WITH Wimbledon just around the corner, Chalford Hill Primary School hosts its own House Tennis Championship to give all pupils a chance to experience the game

Chalford Hill Primary School, near Stroud, hosted a House Tennis Championship day to give pupils of all ages and abilities a chance to try the game.

Children worked in their house teams (named after four of the steep hills that characterise the village – Cowcombe, Marle, Rack and Coppice) to earn points for the championship and learn tennis skills.

Headteacher Paul Hiatt comments, “With Wimbledon only a few days away and school returning to a more normal routine after Covid, we decided it was the perfect opportunity to do a House team tennis competition. The aim of the competition was for all the children to show their best tennis skills whilst earning points for their house team. Competition is an important part of the learning process as we find out how to win and lose in the best fashion.”

All of the children from Reception to Year 6 took part throughout the day. Everyone, with racket in hand, showed how they could control the tennis ball effectively and then moved on to hitting over the net in rally exchanges. The sessions finished off with singles and doubles matches. The Year 6 children were superb mentors to the younger members of the school throughout the day.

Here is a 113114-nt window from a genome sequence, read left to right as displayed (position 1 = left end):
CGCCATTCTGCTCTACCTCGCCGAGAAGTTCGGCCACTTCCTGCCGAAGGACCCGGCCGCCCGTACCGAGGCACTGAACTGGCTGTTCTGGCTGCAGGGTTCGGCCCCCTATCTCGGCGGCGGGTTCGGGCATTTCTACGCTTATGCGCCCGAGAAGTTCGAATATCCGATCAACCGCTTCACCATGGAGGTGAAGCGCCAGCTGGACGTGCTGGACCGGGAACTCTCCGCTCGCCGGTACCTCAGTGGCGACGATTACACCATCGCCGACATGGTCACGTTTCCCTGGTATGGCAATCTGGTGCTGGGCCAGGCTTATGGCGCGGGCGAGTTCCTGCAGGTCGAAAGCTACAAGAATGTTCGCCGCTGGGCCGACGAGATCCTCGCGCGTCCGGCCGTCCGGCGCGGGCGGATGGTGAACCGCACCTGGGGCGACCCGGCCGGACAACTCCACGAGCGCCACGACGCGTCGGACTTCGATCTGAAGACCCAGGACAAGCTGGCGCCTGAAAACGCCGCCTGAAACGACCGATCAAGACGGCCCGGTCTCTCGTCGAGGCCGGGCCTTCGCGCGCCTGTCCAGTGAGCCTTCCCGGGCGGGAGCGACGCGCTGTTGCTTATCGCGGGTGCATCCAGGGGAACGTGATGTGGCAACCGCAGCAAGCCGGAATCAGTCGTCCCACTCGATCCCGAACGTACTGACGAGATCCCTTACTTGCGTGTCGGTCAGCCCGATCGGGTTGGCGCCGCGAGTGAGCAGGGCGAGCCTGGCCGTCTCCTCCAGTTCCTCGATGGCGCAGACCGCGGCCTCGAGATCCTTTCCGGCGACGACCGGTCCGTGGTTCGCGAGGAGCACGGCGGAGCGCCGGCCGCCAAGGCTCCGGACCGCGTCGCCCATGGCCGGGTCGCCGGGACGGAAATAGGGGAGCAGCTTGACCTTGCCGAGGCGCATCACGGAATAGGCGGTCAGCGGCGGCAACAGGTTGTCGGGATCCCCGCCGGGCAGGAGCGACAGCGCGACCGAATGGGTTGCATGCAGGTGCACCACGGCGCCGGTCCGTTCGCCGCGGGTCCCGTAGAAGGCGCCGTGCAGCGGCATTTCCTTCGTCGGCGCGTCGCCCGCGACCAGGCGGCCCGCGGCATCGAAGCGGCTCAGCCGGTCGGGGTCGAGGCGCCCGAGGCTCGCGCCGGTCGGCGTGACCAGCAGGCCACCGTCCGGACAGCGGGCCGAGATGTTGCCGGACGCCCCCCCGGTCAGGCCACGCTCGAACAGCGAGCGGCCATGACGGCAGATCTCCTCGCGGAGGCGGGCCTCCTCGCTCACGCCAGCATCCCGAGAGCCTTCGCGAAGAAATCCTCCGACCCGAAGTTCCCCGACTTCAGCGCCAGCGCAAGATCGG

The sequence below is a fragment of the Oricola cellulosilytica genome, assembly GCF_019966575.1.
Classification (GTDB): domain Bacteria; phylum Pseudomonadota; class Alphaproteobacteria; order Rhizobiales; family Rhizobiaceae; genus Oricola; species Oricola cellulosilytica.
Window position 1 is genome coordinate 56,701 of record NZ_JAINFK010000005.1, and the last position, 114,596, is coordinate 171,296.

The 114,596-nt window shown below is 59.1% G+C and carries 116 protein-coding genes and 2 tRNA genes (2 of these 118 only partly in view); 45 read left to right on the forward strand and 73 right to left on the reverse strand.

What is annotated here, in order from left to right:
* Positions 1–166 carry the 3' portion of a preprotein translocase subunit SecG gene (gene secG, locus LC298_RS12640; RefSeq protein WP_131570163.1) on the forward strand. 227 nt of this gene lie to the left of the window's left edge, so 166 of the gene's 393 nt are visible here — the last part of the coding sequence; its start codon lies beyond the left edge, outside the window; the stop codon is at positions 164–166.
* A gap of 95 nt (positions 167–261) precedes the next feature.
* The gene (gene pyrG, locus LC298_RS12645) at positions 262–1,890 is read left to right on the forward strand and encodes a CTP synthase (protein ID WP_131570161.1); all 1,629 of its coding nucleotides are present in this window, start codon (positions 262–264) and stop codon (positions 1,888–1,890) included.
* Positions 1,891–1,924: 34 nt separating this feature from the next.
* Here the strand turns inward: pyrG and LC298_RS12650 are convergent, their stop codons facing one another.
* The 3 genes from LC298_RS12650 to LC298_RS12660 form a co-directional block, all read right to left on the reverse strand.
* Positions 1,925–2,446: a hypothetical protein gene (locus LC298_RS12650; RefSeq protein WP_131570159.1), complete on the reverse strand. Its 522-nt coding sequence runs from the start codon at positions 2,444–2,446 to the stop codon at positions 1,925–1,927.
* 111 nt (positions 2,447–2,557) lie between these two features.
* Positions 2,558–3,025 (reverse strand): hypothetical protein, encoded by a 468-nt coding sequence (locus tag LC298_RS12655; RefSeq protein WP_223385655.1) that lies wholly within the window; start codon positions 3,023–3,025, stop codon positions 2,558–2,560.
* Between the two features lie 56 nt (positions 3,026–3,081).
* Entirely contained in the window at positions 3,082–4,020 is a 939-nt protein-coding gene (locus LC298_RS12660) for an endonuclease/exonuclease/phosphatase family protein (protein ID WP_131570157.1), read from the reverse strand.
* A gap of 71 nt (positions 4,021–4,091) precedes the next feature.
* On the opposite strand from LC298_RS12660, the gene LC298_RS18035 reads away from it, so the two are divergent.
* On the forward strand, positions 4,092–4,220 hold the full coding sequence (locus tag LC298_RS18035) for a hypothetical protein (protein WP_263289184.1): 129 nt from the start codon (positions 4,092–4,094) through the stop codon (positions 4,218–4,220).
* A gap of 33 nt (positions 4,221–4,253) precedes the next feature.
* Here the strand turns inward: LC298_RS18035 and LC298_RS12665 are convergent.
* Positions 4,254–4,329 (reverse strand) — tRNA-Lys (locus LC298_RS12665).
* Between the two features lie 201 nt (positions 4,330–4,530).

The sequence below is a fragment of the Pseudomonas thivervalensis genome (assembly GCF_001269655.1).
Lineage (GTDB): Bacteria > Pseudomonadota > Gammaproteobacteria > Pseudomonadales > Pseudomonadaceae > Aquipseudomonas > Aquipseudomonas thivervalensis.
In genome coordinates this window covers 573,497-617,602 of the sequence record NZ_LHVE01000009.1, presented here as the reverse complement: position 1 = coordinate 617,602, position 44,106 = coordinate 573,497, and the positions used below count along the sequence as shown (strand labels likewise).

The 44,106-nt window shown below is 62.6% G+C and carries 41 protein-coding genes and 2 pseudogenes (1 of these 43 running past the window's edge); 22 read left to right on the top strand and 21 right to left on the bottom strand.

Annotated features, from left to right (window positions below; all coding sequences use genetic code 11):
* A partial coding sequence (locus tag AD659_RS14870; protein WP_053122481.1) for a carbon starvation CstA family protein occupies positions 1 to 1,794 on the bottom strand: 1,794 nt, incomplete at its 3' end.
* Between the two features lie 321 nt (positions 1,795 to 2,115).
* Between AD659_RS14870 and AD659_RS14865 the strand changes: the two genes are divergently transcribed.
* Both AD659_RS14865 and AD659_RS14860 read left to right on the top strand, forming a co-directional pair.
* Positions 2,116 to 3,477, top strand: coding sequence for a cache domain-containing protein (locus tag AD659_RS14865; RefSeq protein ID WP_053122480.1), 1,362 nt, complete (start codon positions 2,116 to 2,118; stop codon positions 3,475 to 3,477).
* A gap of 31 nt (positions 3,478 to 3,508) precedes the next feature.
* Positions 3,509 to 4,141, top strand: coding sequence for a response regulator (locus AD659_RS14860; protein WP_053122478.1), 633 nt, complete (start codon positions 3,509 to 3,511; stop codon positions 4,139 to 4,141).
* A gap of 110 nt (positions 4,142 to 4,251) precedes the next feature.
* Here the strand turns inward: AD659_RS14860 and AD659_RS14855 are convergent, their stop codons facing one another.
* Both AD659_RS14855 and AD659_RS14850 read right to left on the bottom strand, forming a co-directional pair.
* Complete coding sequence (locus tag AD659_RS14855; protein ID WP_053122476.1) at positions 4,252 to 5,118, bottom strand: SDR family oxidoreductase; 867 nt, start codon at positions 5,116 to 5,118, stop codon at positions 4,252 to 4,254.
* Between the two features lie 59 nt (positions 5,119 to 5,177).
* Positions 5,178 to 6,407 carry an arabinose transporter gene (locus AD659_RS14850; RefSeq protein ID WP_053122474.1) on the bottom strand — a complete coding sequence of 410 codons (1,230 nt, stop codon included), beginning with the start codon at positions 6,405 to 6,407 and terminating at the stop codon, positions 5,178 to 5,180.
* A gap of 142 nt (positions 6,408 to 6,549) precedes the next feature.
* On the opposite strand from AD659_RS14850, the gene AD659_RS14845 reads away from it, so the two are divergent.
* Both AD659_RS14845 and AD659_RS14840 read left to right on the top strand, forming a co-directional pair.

Rack house were the overall winners and all classes had a great time developing their tennis skills. Bjorn Merrett, a coach at Chalford Tennis Club, came along to share some techniques and support the day.

A pupil in year one describes, “we threw the ball up in the air and let it bounce and then caught it. In our class Rack and Coppice houses were equal first.” A year 4 pupil explains, “we had to do slow bounces to our partner using the tennis racket. It wasn’t too tricky. Then we moved on to hitting the ball over the net in a different part of the playground.”

Hiatt continues, “Chalford Hill Primary School is committed to promoting PE and sport of all kinds and takes great pride in the inclusivity of its approach to sport. Children will become active adults if they learn how to access the enjoyment to be had from lots of different sports. The basic skills that are developed through the school’s core PE scheme (called Real PE) ensures children are developing those skills in a supportive environment.”